Coming fewer than 40 days before the general election, yet billed as a "Germany festival", the party has drawn criticism from political opponents who say it is nothing other than a campaign vehicle.
The district mayor, a member of Chancellor Angela Merkel's conservatives (CDU) had opposed the application for the party, but he was bypassed by SPD city bosses. Carsten Spallek argued that the party had already marked its anniversary in May in Leipzig, where it was founded.
It was there on May 23rd, 1863 that the General German Workers' Association or ADAV - the predecessor to the SPD - was set up in Leipzig by the pioneer of German socialism, Ferdinand Lassalle.
But Berlin's city transport minister Christian Gaebler, an SPD member, said: "The SPD can, as Germany's oldest political party, claim the right to hold its summer jubilee festival on [Berlin's Strasse des] 17. Juni."
If it were to function as a political rally - and chancellor candidate Peer Steinbrück is set to make an appearance - it would need to work very well to have much of an effect - the SPD is still trailing Merkel's CDU significantly.
Figures published on Friday by public broadcaster ZDF suggested the SPD was on 25 percent of the vote, while the CDU's conservative bloc was on 41 percent.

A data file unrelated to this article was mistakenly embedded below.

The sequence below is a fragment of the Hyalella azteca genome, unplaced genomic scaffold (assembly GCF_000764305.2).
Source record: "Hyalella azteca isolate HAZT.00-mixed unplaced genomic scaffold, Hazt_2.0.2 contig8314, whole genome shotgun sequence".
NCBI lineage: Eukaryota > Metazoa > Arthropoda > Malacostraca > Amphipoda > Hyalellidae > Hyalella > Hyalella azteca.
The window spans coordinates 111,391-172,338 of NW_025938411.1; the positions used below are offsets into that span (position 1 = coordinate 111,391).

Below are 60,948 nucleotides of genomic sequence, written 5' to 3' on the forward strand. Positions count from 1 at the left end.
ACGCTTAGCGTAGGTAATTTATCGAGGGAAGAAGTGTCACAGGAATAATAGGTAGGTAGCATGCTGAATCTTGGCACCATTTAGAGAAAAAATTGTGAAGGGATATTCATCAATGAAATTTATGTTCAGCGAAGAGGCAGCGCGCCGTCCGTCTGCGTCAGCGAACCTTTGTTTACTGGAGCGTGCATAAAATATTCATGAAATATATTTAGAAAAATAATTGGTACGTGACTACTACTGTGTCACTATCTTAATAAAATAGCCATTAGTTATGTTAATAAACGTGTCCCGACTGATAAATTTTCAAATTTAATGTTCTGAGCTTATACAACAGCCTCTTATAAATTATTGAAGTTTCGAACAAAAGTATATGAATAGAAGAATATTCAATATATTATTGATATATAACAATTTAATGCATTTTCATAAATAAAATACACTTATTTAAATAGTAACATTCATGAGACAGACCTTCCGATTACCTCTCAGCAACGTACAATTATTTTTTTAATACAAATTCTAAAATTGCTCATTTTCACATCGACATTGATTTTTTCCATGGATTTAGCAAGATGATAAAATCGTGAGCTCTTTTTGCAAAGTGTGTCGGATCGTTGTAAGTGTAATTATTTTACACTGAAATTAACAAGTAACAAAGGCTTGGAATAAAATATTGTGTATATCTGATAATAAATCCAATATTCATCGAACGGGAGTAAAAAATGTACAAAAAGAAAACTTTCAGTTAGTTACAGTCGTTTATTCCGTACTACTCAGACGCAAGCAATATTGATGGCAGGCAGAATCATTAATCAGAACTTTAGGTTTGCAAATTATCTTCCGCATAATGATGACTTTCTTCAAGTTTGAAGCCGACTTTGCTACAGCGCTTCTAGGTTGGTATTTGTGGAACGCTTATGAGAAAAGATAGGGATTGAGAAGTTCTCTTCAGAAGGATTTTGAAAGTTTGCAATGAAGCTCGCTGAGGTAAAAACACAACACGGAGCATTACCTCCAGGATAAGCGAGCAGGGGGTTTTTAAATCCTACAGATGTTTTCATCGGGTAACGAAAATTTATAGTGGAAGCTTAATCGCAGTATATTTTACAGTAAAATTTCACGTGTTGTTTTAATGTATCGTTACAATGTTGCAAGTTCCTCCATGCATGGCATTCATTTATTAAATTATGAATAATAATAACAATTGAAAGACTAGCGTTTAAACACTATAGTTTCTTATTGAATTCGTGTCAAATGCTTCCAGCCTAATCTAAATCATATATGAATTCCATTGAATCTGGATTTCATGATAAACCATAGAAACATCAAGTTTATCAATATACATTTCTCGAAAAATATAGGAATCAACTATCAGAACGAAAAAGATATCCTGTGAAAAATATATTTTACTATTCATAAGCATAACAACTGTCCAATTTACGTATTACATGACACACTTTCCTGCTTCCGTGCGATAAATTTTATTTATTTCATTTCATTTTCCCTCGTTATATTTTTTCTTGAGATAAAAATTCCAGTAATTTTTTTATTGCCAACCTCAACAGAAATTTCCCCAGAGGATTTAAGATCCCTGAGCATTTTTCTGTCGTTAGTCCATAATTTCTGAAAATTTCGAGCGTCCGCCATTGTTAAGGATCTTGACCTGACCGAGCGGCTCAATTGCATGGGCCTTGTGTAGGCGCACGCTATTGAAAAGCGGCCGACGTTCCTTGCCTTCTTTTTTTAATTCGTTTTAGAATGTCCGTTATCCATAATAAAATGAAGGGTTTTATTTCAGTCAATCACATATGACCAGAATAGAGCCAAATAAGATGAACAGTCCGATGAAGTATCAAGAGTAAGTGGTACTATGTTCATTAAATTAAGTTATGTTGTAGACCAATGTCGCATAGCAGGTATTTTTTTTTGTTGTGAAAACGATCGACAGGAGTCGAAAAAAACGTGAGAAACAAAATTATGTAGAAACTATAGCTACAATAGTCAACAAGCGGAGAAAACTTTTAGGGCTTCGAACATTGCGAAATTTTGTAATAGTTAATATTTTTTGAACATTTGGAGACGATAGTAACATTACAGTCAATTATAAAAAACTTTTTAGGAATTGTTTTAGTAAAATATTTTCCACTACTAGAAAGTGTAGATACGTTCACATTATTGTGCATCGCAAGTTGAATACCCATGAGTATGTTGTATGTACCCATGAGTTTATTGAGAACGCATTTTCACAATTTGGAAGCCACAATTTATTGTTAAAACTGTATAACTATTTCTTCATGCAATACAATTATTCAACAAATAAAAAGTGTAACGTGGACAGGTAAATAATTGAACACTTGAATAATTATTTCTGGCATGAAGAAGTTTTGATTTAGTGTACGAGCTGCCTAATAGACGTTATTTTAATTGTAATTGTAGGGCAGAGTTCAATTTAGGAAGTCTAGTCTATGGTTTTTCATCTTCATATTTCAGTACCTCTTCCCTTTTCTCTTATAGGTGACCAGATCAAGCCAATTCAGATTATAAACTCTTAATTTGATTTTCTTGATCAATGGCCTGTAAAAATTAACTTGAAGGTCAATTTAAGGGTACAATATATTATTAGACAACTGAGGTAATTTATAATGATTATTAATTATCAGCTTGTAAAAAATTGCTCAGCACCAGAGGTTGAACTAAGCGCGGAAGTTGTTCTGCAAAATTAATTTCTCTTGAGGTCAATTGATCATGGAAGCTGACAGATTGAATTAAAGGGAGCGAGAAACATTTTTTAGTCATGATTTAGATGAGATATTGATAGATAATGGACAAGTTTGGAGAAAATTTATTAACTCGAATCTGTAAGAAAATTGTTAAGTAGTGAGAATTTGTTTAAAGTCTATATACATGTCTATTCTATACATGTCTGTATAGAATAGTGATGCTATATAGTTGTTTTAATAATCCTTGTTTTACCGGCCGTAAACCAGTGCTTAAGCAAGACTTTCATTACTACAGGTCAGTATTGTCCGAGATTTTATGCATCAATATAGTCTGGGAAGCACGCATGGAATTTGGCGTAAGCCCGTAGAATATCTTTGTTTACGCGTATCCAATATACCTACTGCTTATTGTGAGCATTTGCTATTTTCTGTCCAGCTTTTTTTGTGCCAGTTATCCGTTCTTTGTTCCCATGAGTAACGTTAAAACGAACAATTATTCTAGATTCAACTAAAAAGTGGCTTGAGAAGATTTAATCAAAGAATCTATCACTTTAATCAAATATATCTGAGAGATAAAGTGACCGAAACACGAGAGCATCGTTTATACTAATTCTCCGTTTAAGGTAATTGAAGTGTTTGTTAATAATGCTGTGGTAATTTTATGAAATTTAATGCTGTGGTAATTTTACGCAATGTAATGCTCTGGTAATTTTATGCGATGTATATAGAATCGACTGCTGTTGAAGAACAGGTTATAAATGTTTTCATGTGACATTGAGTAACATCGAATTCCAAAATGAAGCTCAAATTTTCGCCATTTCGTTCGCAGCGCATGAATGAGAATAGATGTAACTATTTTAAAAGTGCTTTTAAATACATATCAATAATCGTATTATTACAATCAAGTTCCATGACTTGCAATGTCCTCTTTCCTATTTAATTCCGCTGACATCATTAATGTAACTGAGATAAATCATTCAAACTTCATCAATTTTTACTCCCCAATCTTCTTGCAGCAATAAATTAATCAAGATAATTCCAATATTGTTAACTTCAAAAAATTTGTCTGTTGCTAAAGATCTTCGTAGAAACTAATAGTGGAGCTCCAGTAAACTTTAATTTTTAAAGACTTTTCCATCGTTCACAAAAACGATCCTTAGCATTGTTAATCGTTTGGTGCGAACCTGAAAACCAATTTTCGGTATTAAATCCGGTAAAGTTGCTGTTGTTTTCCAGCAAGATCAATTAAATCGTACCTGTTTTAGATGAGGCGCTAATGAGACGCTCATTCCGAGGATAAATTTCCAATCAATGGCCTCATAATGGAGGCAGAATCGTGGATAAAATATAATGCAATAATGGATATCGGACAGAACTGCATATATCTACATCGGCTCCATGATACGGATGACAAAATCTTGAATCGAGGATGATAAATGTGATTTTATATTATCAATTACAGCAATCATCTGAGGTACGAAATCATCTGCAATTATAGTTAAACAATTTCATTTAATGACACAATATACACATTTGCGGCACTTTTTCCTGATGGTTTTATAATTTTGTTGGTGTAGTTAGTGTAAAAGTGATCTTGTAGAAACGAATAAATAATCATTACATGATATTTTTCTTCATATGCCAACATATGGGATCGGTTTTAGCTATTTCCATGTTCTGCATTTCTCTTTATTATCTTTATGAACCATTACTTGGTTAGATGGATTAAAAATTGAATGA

It is only the continued poor performance of the CDU's current government coalition partner which is hindering a certain continuation of the pairing - the Free Democrats, FDP, are on the five-percent line, the minimum needed to send MPs to parliament.
This means the current coalition is on a combined 46 percent, while the SPD with its preferred coalition partner the Greens, would achieve 38 percent. On those figures neither grouping would have enough to form a majority government.
But on personal popularity, Merkel remains streets ahead of Steinbrück, with 63 percent saying they would vote for her if the chancellor were to be directly elected. Steinbrück, whose election campaign has failed to catch light, was the favourite of just 29 percent.
And this year election polls could continue much longer than is normally the practice, after ZDF said it would break the convention of publishing the last one ten days before the election, before observing a poll black-out until the vote.
This year ZDF plans to publish the results of a poll three days before the election, saying people were deciding which way to vote later and later, and that the broadcaster did not want to keep its information from the public.
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This is likely to benefit the FDP more than any other party, academic Peter Lösche told the Tagesspiegel newspaper. He said people were only likely to be influenced by late opinion polls if they suggested a party was heading to fail to clear the five percent needed to get into parliament.
"There is nothing better that could happen for the FDP than lying at 4.5 percent in the ZDF opinion poll on the Thursday before the election," he told the paper.